Today we want to touch on a different topic: video games (e-games). People have spent $9.09 billion on digital games worldwide, compared to $7.42 billion last year (see here). Moreover, it is estimated that one in three people on the planet (2,5billion) play free games in the PC and mobile (see here). In other words, it’s big and growing rapidly.
Yet despite the surge in interest, the traditional thinking around video games hasn’t much changed. Popular wisdom says that video games contribute to more cases of obesity and introduce kids to harmful, mindless violence.
Both views are outdated. For starters, there is a lack of any credible evidence to suggest games lead to more real-world violence and, in fact, the most popular games are not war-based or violent games, but sporting ones (see here). And, far from creating a generation of couch potatoes, sports-related games are increasingly spurring participation in real-life athletic activities (see here).
Nowadays, sport games are so realistic and complex that even professional athletes use them as part of their off-the-field training (see here). In addition, the number of institutions offering e-sports scholarships has grown 5 times last year (see here). eSports athletes are being recognised more and more as simply “athletes”.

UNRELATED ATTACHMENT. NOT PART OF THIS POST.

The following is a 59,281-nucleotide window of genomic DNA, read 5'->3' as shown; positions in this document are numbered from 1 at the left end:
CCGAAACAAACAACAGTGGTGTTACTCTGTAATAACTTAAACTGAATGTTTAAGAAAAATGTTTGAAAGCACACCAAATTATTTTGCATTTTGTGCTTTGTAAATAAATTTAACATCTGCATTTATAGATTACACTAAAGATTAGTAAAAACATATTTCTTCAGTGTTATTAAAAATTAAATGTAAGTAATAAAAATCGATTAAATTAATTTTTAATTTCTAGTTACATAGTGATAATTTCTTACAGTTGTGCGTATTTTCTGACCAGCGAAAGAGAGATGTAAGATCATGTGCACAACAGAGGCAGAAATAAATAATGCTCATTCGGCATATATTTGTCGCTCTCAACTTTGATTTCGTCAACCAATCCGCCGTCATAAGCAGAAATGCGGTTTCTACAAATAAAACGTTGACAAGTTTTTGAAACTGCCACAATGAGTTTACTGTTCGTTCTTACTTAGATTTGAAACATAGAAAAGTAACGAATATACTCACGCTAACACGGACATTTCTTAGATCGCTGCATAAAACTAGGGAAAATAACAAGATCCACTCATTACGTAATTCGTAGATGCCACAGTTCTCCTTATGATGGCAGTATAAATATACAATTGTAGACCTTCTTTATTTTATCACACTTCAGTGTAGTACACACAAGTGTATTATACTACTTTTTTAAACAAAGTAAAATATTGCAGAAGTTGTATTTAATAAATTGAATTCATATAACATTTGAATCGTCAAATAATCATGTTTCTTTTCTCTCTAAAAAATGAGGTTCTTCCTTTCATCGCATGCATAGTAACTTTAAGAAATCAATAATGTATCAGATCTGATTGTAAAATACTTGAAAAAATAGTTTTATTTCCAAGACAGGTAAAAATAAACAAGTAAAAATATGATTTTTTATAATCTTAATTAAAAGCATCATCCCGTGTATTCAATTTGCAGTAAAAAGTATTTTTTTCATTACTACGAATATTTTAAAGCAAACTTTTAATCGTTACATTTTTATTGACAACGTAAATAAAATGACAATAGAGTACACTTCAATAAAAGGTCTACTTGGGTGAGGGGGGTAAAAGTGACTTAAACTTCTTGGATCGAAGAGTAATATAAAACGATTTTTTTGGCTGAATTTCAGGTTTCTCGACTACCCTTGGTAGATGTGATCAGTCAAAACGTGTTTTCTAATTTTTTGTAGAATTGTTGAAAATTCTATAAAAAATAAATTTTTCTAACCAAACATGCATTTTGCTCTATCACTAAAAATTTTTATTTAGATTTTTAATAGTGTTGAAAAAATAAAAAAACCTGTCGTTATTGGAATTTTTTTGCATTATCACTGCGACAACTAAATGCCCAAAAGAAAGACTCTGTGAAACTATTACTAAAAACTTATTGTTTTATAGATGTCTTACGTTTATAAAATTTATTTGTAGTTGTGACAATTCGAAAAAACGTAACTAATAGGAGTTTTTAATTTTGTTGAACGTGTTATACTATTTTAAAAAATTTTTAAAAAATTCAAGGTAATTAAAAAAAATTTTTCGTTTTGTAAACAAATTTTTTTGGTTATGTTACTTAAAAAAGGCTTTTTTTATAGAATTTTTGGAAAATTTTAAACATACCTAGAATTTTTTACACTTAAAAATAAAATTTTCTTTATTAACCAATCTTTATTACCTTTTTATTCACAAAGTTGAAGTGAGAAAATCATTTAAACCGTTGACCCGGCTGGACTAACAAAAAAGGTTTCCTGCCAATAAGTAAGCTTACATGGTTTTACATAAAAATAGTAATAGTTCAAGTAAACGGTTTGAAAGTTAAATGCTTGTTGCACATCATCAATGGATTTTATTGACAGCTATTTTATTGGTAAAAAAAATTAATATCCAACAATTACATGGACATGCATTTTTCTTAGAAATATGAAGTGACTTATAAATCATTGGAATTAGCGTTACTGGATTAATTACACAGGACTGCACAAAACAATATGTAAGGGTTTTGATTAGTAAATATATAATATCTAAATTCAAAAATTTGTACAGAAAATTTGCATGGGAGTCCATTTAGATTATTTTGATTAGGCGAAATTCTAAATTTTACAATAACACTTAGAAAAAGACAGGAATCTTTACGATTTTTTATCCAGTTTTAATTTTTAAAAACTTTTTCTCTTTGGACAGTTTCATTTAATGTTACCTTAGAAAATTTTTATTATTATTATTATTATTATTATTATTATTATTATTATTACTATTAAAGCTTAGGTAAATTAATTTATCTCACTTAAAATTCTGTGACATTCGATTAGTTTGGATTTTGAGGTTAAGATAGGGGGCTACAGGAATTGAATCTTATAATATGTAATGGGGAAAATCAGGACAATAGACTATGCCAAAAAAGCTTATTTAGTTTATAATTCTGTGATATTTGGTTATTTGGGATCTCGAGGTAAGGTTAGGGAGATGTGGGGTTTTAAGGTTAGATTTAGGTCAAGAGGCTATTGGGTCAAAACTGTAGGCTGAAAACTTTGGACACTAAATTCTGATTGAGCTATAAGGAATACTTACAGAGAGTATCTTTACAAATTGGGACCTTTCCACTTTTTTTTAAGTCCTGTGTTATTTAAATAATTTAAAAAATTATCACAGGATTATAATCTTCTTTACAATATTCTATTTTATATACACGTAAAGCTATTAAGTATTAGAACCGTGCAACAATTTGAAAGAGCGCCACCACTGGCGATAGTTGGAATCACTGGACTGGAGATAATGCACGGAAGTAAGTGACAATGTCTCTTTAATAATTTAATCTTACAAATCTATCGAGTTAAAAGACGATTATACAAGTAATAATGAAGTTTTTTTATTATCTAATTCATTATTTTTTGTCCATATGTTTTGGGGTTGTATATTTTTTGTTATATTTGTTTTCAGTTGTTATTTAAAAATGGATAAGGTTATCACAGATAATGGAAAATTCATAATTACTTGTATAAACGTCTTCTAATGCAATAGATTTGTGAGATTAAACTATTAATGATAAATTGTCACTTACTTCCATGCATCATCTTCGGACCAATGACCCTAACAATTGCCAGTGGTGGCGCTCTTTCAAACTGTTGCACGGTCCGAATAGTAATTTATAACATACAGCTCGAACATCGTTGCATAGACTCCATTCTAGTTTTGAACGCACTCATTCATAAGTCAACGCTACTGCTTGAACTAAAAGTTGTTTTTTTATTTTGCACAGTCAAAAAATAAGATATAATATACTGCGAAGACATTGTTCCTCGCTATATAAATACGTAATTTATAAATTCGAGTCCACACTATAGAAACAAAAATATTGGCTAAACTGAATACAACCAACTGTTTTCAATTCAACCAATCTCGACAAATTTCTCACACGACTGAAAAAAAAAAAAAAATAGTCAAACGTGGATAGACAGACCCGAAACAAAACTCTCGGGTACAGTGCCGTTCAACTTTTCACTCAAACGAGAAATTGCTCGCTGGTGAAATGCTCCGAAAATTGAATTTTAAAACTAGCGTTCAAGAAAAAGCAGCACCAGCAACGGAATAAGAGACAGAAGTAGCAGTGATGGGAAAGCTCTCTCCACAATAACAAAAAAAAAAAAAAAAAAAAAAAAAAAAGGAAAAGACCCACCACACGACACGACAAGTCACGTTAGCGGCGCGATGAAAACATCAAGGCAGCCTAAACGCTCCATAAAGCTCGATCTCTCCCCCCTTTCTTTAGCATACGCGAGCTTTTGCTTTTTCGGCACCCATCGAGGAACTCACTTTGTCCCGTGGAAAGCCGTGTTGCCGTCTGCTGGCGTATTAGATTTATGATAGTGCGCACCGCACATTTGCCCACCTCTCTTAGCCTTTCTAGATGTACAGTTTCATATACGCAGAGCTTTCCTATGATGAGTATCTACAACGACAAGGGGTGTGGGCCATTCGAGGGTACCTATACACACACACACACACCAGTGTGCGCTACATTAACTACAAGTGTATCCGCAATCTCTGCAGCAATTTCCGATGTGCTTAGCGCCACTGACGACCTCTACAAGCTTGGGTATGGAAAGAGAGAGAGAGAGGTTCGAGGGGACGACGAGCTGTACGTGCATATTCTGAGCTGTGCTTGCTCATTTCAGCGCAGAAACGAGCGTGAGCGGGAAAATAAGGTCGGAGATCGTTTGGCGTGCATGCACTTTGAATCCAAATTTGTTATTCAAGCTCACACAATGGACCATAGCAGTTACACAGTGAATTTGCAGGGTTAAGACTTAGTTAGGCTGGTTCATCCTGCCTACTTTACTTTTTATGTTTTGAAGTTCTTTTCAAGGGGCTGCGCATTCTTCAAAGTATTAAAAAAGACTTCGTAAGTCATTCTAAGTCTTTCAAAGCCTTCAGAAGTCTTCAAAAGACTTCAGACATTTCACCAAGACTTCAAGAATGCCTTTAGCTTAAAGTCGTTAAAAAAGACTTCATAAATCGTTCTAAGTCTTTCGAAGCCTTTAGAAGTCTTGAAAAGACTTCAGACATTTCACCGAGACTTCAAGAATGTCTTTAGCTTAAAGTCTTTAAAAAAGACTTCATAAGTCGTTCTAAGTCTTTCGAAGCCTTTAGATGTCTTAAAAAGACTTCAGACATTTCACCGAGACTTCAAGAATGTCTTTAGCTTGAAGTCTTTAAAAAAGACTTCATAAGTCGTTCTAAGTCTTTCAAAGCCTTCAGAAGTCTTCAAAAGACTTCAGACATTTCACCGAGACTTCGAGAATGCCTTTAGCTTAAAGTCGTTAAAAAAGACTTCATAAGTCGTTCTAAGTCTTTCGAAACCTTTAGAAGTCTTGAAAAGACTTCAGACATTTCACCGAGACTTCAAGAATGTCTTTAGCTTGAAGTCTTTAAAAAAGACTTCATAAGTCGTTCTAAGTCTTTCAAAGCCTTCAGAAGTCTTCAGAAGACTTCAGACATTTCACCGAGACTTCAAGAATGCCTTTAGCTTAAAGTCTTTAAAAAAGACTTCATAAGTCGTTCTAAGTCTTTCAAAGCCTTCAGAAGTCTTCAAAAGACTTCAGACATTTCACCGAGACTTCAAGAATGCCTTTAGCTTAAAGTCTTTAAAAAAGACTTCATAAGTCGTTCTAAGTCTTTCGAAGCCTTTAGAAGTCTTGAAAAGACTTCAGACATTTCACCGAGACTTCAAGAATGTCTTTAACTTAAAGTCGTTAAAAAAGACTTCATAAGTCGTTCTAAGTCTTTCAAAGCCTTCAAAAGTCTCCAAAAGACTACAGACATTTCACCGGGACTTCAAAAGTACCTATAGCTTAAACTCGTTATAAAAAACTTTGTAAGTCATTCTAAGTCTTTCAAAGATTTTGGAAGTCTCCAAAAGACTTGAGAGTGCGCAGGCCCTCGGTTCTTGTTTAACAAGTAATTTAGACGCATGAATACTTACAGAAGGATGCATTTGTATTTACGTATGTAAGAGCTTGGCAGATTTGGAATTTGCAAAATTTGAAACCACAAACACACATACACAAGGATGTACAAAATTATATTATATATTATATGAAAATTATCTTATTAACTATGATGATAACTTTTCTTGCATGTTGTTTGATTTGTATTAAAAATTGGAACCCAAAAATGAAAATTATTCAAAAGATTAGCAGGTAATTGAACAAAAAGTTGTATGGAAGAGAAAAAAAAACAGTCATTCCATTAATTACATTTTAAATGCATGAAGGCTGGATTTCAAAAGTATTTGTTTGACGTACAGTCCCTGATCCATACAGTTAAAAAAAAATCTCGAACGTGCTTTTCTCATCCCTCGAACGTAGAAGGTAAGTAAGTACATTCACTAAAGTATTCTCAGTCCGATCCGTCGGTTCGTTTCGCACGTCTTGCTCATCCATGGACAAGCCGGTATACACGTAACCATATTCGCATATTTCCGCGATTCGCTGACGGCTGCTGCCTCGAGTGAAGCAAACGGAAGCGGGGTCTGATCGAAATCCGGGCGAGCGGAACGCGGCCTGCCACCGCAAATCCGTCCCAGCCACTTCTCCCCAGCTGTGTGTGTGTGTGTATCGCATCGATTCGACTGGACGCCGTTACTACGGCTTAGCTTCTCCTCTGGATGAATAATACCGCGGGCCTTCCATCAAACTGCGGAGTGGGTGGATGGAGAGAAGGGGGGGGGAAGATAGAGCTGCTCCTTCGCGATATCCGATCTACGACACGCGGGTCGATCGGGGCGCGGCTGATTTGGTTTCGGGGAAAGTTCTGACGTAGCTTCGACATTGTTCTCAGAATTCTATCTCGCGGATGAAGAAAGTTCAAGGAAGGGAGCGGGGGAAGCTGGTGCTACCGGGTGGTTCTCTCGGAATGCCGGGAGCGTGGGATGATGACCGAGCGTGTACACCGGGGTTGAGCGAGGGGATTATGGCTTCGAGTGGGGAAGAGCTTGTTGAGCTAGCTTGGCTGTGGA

Roland Garros, one of the biggest tennis tournaments in the world, is breaking new ground here, as the first Grand Slam to host an e-gaming competition during the French Open. This competition will be played via a new video game, “Tennis World Tour”, published by Bigben. A qualifying phase was held in eight countries (Belgium, Brazil, Britain, China, France, India, Italy and Spain) each with 32 competitors. The winners from each country met in the grand final at Roland Garros stadium last Friday (May 25) (see here). The first ever winner of the Grand Slam e-games tournament is Carlos Che from Spain, who defeated an Italian Lorenzo “Isniper” Cioffi with a score 6/1.
The French Tennis Federation (FFT) sees that such innovations simply widen the audience of tennis and give everyone a chance to participate in the part that engages them the most.
“The Roland-Garros eSeries by BNP Paribas is an answer to the global growth of e-gaming and to bring together the international gaming and tennis fans communities, which have both been waiting for a competition of that kind for a long time.” Stephane Morel, deputy CEO of the French Tennis Federation
Stay tuned for further innovations in this field and, in the meantime, keep playing online or offline 😉